BASRA, Iraq (Reuters) - Iraqi Prime Minister Nuri al-Maliki’s candidates look set for sweeping victories in provincial polls, a result that could overturn the post-Saddam political order and strengthen the hand of a leader once seen as weak.
Although official preliminary results will not be published for days, leaders of rival Shi’ite parties acknowledged that Maliki’s State of Law coalition appeared to be headed for a substantial win and perhaps a landslide in Shi’ite areas.
A government official close to the prime minister said State of Law appeared to have won in all nine southern Shi’ite provinces, as well as Shi’ite East Baghdad.
“The others are competing for second or third,” he said.
If confirmed, the results would amount to a crushing defeat for religious parties that have run Shi’ite provinces with little heed to Baghdad since the 2003 fall of Saddam Hussein.
The prime minister, who campaigned hard with a nationalist law-and-order message in the weeks before Saturday’s vote, would have strong momentum in his bid to hold on to power in national elections later this year in the majority Shi’ite country.
“According to initial information, (Maliki’s) list has come first in Basra with 50 percent of the vote, (ours) took 20 percent,” said Furat al-Sheraa, the head in Basra of the Supreme Islamic Iraqi Council (ISCI), the party that has controlled most southern provinces since the U.S.-led invasion.
A source at Basra’s electoral commission said that the State of Law slate was indeed ahead in early counting in the city, Iraq’s second largest and source of most of its oil exports.
A senior figure in the movement of anti-American cleric Moqtada al-Sadr also acknowledged victory for Maliki, both in the south and in Sadr City, Baghdad’s giant Shi’ite slum and Sadr’s main power base in the capital.
“The first results of the elections show that the list of Maliki has swept the other lists, especially in Sadr City and some southern provinces,” the Sadrist figure said, asking that he not be named while discussing unofficial results.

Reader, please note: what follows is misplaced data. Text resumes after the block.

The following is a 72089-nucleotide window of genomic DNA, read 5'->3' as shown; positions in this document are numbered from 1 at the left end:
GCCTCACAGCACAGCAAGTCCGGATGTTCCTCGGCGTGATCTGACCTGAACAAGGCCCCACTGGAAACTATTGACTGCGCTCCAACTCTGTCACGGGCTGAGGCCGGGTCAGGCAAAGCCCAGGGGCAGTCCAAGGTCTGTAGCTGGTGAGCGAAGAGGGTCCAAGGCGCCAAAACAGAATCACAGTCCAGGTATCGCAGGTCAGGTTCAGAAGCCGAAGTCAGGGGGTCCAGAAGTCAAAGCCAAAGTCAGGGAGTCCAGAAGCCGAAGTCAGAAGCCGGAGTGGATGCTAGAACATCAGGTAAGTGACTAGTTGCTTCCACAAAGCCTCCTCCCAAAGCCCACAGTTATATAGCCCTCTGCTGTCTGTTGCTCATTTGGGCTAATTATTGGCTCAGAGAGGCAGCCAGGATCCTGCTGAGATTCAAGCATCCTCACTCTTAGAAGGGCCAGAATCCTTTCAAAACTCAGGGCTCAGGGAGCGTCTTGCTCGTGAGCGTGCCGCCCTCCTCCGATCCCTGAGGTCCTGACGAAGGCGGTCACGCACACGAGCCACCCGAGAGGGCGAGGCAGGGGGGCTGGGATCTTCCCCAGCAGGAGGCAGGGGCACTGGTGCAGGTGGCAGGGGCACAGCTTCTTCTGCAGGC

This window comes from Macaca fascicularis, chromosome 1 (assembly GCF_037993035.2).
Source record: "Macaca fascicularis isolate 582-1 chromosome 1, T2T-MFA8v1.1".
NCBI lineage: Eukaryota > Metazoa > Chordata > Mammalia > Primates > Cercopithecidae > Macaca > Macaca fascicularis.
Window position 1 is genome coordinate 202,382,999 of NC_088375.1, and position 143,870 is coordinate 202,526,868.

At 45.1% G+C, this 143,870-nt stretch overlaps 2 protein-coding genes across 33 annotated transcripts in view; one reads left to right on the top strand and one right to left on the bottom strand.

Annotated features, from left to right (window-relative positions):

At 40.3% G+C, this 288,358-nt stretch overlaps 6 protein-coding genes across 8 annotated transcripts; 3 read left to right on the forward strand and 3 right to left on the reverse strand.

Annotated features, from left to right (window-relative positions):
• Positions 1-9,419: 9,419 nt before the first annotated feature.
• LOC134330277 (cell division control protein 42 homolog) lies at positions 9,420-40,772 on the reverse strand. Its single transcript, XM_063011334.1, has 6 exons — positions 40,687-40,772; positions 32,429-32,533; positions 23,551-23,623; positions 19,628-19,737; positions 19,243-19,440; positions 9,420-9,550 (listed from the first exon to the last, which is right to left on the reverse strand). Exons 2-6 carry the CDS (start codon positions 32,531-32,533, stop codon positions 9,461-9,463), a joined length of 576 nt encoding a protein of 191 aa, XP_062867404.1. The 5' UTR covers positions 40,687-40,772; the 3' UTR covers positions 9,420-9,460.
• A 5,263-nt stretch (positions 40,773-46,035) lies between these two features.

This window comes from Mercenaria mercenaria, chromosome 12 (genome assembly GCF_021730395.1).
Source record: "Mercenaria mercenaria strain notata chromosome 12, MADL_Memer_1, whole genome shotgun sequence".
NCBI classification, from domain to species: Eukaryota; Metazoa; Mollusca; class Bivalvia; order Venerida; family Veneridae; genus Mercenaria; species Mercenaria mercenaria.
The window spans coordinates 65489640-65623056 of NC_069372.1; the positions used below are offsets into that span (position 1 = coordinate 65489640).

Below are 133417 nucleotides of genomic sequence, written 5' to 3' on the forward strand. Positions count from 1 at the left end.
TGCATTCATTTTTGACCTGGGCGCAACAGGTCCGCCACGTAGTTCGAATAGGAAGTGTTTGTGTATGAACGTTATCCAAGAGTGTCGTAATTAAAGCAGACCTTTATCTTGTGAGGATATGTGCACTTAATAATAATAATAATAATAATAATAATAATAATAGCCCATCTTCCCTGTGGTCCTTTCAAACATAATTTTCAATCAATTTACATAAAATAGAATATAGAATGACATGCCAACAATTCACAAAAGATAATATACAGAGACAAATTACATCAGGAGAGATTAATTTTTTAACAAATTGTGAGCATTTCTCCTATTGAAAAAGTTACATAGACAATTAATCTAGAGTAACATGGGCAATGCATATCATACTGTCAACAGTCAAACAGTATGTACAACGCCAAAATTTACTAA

He said voters had backed the prime minister in response to better security and out of unhappiness with local incumbents.
Official results may not be definitive for up to a month, and some politicians cautioned against reading too much from early tallies. ISCI parliament member Jalal al-Din Saghir told Reuters it was too early to predict the outcome.
But anecdotal evidence also points to success for Maliki, who was installed by larger Shi’ite religious parties in 2006 and in the past had little clout of his own in the powerful regional governments that run cities and towns.
Of dozens of voters throughout Sadr City interviewed by Reuters, nearly all said they picked the prime minister’s slate.
At Sadr City’s al-Chowadar coffee shop, a straw poll was unanimous. Everyone said they voted for “Abu Asraa”, referring to the prime minister by his daughter’s name.
“He succeeded in changing our bad situation for the better. We trust him,” explained Haj Nassir al-Lami, an elderly man puffing on a water pipe.
Victory in Basra and Sadr City would mark an extraordinary turnaround. Less than a year ago, both areas were controlled by Sadr’s black-masked Mehdi Army fighters. Maliki’s troops backed by U.S. helicopters launched crackdowns in which hundreds died.
Notably, Maliki achieved his apparent election victory among Shi’ites despite a campaign that rigorously avoided religious themes in a country emerging from sectarian violence. ISCI, by contrast, made wide use of Shi’ite symbols and slogans.
Maliki favours a strong central state, while ISCI and some other Shi’ite groups have sought greater autonomy for the south, source of 80 percent of Iraq’s current oil production. The prime minister’s success would undermine their autonomy bid.
But it could also herald pitfalls ahead. His many rivals are bound to focus on cutting him back down to size, said University of London Iraq expert Toby Dodge: “If he comes out of this too strong, that will trigger a sustained move against him.”
Additional reporting by Mohammed Abbas in Basra; Wisam Mohammed, Aseel Kami and Michael Christie in Baghdad
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